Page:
SCLC is a highly aggressive disease, which accounts for ~14% of all lung cancers45. Despite the conduction of a series clinical trials, including more than 40 phase III trials throughout the last 45 years, the principles of systemic treatment of SCLC patients with extensive stage disease have not substantially evolved over the past several decades45. This lack of therapeutic progress has left the 5-year overall survival rate below 7%45. This is in marked contrast to NSCLC, particularly adenocarcinoma, where genome sequencing efforts have revealed the identity of numerous recurrent, actionable somatic alterations, including oncogenic EGFR mutations, as well as ALK- and ROS1 rearrangements46.
In the Western world, the first line treatment of SCLC patients presenting with extensive stage disease consists of a platinum-based combination chemotherapy, typically cis- or carboplatin in combination with etoposide4,45. In the relapsed setting, the topoisomerase-I poison topotecan is the only US Food and Drug Administration (FDA)-approved second line regimen for SCLC patients45,46,47. Further second line options beyond topotecan include taxanes, irinotecan, vinorelbine, and gemcitabine. In addition, temozolomide might be an attractive regimen for the second line situation, as it can be applied orally and displays activity in central nervous system lesions48. There is no internationally accepted consensus on systemic treatment regimens beyond first- and second-line therapy45,49. Furthermore, recently published exome and genome sequencing efforts have not revealed any recurrent actionable oncogenic genome aberrations2,3.
Here, we analyzed the transcriptomes of 214 human lung cancer patient samples, including 53 SCLC samples, as well as 970 human cancer cell lines, including 61 SCLC and 109 NSCLC cell lines. This analysis surprisingly revealed that SCLC tumors display a significantly higher expression of genes involved in cell cycle regulation, DNA damage signaling and DNA repair, than NSCLC tumors (Figs 1 and 6). One of the most strikingly differentially expressed genes was CHEK1. This CHEK1 expression in human SCLC samples has recently also been reported in an independent study24. We further demonstrate that ATR- and CHK1 inhibitors display a selective toxicity in SCLC cells, as well as allograft and xenograft SCLC tumors, while NSCLC cell lines isolated from Kras-driven murine lung adenocarcinoma and allograft NSCLC tumors remained largely unaffected, when treated with these compounds (Figs 2, 3, 4 and 5). We note that it has not been demonstrated that either the re-expression of TP53 and/or RB1 in SCLC or the downregulation of these tumor suppressor genes in NSCLC may be specifically correlated with the CHK1- and ATR inhibitor response. Mechanistically, we show that exposure of SCLC cells leads to the accumulation of genotoxic damage and the induction of apoptotic cell death (Figs 2, 3 and 4). A possible explanation for the increased expression of cell cycle-regulating genes may lie in the uniform bi-allelic inactivation of TP53 and RB1 in SCLC2,3. This genomic constellation, which is a hallmark feature of SCLC2,3, likely promotes a substantial destabilization of cell cycle checkpoints in SCLC. While p53 transactivates a myriad of genes that repress cell cycle progression in response to genotoxic stress (e.g. CDKN1A, 14–3–3 s, GADD45A, RPRM 9), RB1 governs the G1 restriction point through sequestration of E2F110,11,12. Thus, combined loss of TP53 and RB1 is likely to promote unrestricted proliferation and a substantially impaired ability to halt the cell cycle in response to DNA damage. In line with a destabilized G1/S border as a common denominator for CHK1 inhibitor sensitivity, other groups have reported that MYC-driven diffuse large B cell lymphoma and CCND1-driven mantle cell lymphoma display a marked sensitivity against the CHK1 inhibitor PF-47773650,51. Altogether, it is tempting to speculate that SCLC cells display a compensatory upregulation of p53- and RB1-indpendent regulators of cell cycle progression, such as the checkpoint kinase CHK1. We note that a re-analysis of cell lines curated in the Catalogue Of Somatic Mutations In Cancer (COSMIC) database revealed that bi-allelic loss of TP53 and RB1 can also be detected in a subset of human NSCLC cancer cell lines (Fig. S5F). It would be interesting to assess the sensitivity of these cell lines against ATR- and CHK1 inhibitors.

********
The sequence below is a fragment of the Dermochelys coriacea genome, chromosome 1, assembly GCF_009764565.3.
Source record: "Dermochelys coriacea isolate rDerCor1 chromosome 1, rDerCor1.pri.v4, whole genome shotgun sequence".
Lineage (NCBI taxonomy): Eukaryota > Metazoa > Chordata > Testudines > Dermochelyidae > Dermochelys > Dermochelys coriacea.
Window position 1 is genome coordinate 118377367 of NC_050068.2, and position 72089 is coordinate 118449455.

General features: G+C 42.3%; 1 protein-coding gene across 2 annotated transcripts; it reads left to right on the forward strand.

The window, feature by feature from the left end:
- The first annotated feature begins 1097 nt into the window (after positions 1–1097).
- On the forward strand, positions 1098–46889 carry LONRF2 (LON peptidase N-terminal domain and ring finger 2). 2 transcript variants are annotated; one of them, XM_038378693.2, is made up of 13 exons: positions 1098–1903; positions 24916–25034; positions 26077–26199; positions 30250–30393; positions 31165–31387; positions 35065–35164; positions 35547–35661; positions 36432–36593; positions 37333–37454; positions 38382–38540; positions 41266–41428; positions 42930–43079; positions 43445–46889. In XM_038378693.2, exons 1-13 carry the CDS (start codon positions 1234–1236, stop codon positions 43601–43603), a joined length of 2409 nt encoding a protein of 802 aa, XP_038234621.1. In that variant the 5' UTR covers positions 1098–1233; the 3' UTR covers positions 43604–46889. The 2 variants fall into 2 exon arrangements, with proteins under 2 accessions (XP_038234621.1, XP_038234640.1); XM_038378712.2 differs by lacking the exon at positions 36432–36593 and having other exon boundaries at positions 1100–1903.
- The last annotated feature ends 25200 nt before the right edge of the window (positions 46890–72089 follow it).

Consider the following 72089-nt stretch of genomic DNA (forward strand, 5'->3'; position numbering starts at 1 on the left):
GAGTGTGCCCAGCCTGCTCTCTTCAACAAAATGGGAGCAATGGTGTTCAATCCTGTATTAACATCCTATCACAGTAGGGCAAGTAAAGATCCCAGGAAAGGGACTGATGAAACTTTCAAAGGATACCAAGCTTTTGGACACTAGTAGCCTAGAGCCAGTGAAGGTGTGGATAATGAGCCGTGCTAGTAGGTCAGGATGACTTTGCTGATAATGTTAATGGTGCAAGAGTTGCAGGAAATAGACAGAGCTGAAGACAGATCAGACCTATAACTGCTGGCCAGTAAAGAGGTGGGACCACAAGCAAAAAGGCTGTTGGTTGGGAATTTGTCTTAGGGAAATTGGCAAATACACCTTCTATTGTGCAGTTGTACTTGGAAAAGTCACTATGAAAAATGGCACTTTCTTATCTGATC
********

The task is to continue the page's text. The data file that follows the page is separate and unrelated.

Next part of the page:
Intriguingly, numerous checkpoint kinase inhibitors, including CHK1- and combined CHK1/CHK2 inhibitors have been developed and are currently evaluated in phase I and II clinical trials, either as single agents or in combination with chemotherapeutic compounds52,53. No clinically-relevant genotype-mapped drug response predictors have been reported for CHK1 inhibitors, to date. However, the CHK1 inhibitor prexasertib (LY-2606368) is currently undergoing evaluation as a single agent in a phase II trial with extensive stage SCLC. Given the data reported in our study, it will be interesting to see whether the results reported in the prexasertib trial will lend further support to the clinical development of CHK1 inhibitors for the treatment of SCLC patients. It has also been reported that ATR- and CHK1 inhibitors display synergistic activity in cancer cells54. It will thus be interesting to study whether combined inhibition of ATR and CHK1 may display selective synergistic activity in SCLC.